As a result of digitization, data emerges from many new data sources. A significant part of organizational data is unstructured or semi-structured. Despite technological advancements that support the people who carry out business processes, the majority of these processes still require human interaction, and therefore the creation of content in some form. Examples of (semi)structured content are invoices, meeting minutes and photographs. Natural language is required to exchange information between business processes and parties. It is what makes these business processes human. Organizations must find ways to properly govern this part of the data pile too. Especially when it comes to personally identifiable and other sensitive information. That simply should not be dispersed over a chaotic unstructured data landscape.

Enterprise content management

This is where enterprise content management comes in. Content refers to the data and information inside a container ([Earl17]). Examples of such containers are files, documents or websites. Content is of a flexible nature – it can change over time and knows its own lifecycle. Enterprise content management makes it easier to manage information by simplifying information retrieval, storage, security and other factors such as version control. The promise is that it brings more efficiency and better governance over information. Implementing enterprise content management successfully is not a walk in the park. The way content is structured is highly diverse – as it is often entirely dependent on the way of working of its author or the business process responsible. There are often few standards regarding the structure of information across business units. As a result, the majority of organizations still struggle with enterprise content management.

The stakes are high in a time of ubiquitous data where processing information has become a key differentiator: organizations with good information management practices make better decisions and thereby have an advantage over their competitors. This is not because they have all the information available, but because they are able to limit the amount of information to a relevant portion that human brains can deal with. American Author Nicholos Carr ([Carr20]) is one of many who argue that too much information might just destroy our decision-making capabilities.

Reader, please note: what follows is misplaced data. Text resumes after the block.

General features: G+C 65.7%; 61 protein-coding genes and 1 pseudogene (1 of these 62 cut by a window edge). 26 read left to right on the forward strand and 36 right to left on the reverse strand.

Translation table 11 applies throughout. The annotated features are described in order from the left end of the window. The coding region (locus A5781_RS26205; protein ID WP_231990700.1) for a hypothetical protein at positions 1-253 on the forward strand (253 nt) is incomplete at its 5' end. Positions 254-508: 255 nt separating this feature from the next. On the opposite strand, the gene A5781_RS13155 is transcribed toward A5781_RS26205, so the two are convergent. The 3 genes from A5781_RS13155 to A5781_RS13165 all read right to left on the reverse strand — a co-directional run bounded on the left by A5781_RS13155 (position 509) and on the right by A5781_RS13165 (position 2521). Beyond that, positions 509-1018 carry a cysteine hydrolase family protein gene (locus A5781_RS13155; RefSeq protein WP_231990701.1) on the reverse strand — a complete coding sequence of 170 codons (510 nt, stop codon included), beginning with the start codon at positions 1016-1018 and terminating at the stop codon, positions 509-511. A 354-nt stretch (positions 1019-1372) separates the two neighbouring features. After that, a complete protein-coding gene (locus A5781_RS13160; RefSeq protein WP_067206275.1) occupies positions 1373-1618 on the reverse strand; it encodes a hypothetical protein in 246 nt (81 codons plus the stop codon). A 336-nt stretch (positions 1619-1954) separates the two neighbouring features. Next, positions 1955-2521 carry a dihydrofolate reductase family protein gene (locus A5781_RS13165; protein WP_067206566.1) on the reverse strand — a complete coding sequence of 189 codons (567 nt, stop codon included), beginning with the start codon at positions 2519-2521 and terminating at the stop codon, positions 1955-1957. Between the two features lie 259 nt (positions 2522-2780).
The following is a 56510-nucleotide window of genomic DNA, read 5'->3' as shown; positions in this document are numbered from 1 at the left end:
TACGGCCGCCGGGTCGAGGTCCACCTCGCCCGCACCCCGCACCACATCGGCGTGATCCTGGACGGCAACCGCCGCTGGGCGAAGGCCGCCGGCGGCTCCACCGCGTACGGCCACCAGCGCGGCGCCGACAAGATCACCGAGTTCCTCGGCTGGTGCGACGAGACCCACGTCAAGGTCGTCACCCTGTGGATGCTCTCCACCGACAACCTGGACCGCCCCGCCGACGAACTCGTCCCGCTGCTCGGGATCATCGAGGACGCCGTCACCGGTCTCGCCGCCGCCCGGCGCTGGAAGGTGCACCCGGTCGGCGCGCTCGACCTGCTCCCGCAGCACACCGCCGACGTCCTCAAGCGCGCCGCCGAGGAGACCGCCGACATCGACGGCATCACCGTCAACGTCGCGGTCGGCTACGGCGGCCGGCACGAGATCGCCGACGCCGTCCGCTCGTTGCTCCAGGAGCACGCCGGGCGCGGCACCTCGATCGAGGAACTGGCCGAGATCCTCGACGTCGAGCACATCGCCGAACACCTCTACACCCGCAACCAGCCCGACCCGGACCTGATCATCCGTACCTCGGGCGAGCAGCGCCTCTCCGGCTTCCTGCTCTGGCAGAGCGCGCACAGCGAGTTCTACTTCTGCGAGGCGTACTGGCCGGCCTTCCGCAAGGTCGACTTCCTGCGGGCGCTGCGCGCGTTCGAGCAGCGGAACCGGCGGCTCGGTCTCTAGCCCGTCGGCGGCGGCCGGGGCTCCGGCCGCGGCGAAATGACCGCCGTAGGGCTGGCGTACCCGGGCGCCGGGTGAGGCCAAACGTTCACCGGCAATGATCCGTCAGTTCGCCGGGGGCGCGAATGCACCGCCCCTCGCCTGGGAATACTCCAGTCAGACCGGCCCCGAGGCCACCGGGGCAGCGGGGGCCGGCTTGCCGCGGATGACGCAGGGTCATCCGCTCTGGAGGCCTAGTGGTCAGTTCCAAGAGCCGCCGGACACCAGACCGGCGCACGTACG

Moreover, privacy and security (and the laws and regulations in these related domains) are two key drivers for better management of organizational content. The larger the volume of content stored, the greater the risk that it contains sensitive information, which could lead to reputational damage if it ends up in the wrong hands. For instance, shared folders often contain data extracts from operational systems, which in turn, often contain personal data. What’s more, a lack of enterprise content management also leads to inefficiencies. Traditional content management systems force artificial structure through folders. Without a strong search functionality, information retrieval is difficult when the exact storage location of specific content is unclear. Without proper data classifications, unstructured data is difficult to find, use, manage and turn into information.

Enterprise content management model